Common name:Pink snakeweed
Scientific name:Stachytarpheta mutabilis
Alternative common names:
Changeable velvet berry, pink rat tail.
This species is a perennial herb or subshrub generally growing 10-20cm tall, sometimes reaching 0.5m. This species sometimes escapes cultivation and becomes established in the wild. It can become weed-like, growing in disturbed habitats such as pastures and roadsides.
Where does this species come from?Mexico to northern South America and the West Indies.
What is its invasive status in South Africa?NEMBA Category 3.
Where in South Africa is it a problem?Mpumalanga (Kruger National Park).
How does it spread?It is spread intentionally as an ornamental plant. Seeds are also spread on vehicles, in garden refuse and by rainwater.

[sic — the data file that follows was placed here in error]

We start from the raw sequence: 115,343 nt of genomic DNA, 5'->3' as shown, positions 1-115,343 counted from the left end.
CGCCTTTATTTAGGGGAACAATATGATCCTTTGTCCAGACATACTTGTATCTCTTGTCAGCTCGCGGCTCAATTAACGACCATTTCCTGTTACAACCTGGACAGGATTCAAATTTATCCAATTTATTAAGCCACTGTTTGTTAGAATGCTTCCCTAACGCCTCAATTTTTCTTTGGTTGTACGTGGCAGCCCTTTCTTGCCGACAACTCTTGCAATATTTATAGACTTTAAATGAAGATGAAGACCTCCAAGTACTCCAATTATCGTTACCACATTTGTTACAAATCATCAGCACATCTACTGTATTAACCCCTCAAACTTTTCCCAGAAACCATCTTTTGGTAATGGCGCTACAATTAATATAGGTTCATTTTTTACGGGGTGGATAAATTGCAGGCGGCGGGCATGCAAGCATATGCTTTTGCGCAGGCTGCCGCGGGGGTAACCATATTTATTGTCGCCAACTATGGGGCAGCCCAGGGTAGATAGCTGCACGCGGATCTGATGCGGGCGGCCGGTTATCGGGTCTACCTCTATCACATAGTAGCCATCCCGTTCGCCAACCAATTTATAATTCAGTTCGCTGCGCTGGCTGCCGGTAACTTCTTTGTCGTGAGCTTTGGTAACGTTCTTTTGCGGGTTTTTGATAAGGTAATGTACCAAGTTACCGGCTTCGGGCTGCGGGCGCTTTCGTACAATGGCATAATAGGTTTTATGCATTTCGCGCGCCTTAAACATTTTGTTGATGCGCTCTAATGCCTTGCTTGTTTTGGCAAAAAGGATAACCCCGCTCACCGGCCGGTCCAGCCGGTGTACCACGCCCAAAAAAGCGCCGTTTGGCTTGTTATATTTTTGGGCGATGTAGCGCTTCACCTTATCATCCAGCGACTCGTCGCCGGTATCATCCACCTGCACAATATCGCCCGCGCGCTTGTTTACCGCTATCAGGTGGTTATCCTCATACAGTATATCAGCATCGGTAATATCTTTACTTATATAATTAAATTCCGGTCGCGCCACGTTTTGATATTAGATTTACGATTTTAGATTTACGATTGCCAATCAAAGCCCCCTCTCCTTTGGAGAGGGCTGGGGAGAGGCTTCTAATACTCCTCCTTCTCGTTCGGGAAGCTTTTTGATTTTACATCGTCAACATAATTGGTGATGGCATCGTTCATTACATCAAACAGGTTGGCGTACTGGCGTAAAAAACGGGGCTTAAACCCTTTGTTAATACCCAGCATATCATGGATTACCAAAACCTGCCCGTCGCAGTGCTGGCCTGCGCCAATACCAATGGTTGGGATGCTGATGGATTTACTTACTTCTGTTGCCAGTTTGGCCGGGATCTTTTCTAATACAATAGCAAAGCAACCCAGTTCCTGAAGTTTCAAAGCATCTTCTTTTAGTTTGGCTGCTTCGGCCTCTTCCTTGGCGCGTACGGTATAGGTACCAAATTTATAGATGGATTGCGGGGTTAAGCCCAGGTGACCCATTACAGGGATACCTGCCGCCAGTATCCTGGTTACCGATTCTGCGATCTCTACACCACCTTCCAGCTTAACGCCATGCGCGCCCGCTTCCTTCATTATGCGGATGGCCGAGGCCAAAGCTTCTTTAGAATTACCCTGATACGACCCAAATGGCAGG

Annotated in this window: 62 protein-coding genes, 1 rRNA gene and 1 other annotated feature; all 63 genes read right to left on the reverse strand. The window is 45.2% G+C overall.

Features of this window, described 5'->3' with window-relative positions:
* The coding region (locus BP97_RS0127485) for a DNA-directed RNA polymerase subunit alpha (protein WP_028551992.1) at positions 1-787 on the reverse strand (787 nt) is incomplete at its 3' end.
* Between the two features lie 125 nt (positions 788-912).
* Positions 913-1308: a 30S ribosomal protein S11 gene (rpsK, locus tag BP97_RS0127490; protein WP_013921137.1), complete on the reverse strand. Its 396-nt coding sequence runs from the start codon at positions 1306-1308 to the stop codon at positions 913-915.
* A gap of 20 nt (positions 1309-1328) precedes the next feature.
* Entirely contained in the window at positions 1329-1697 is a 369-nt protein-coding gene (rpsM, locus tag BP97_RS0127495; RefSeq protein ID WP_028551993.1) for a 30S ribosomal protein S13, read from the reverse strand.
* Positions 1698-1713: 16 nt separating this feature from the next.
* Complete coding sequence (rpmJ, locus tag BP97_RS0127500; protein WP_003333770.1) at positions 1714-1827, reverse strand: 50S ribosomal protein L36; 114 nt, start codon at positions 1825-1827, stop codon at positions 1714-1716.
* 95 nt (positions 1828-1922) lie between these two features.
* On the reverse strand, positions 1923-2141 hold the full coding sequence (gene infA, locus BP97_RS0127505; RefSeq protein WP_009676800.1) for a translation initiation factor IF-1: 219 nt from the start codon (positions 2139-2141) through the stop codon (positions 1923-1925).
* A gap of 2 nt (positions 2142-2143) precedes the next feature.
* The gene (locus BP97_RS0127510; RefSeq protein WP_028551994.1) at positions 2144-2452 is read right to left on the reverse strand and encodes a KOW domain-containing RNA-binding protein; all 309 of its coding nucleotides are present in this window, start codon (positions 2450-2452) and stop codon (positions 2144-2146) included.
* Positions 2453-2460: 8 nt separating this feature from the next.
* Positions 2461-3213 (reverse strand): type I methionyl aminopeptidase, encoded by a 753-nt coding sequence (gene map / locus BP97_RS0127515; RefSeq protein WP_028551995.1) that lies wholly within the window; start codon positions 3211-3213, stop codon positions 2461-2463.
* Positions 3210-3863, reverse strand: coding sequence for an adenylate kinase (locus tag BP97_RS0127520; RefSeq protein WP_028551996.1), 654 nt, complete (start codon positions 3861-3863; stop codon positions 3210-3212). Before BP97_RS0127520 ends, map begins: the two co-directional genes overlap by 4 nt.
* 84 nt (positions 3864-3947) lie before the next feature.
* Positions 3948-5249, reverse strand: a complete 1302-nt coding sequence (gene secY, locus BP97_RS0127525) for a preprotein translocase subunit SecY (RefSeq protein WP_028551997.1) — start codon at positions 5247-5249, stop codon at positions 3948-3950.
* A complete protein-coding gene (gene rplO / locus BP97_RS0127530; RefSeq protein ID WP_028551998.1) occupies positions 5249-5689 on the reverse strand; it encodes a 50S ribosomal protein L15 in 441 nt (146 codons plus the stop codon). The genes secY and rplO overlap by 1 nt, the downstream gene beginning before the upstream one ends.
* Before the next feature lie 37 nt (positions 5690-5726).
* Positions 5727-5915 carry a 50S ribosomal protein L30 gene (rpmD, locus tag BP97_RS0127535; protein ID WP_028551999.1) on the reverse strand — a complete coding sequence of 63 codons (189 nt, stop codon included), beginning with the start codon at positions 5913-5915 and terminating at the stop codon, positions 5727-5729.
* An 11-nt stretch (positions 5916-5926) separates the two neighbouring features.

Why is it a problem?Pink snakeweed invades disturbed areas such as roadsides. It can also invade overgrazed pastures.
What does it look like?Leaves: Oppositely arranged leaves are rather thick and somewhat leathery, ovate to elliptic-oblong, sometimes even lance-shaped, 5-12cm long, 2.5-6cm wide. Bracts are lance-shaped or oblong lance-shaped, 8-12mm long. Flowers: Flower spikes are stout, erect, 10-60cm tall, densely bristly. Fruit/seeds: Each fruit contains two elongated black nuts or nutlets, which could easily be mistaken for seeds. Each nut or nutlet is about 5-8 x 1.5-3mm, completely enclosed by bracts and the persistent calyx, and contains one seed.
Does the plant have any uses?Used as an ornamental plant.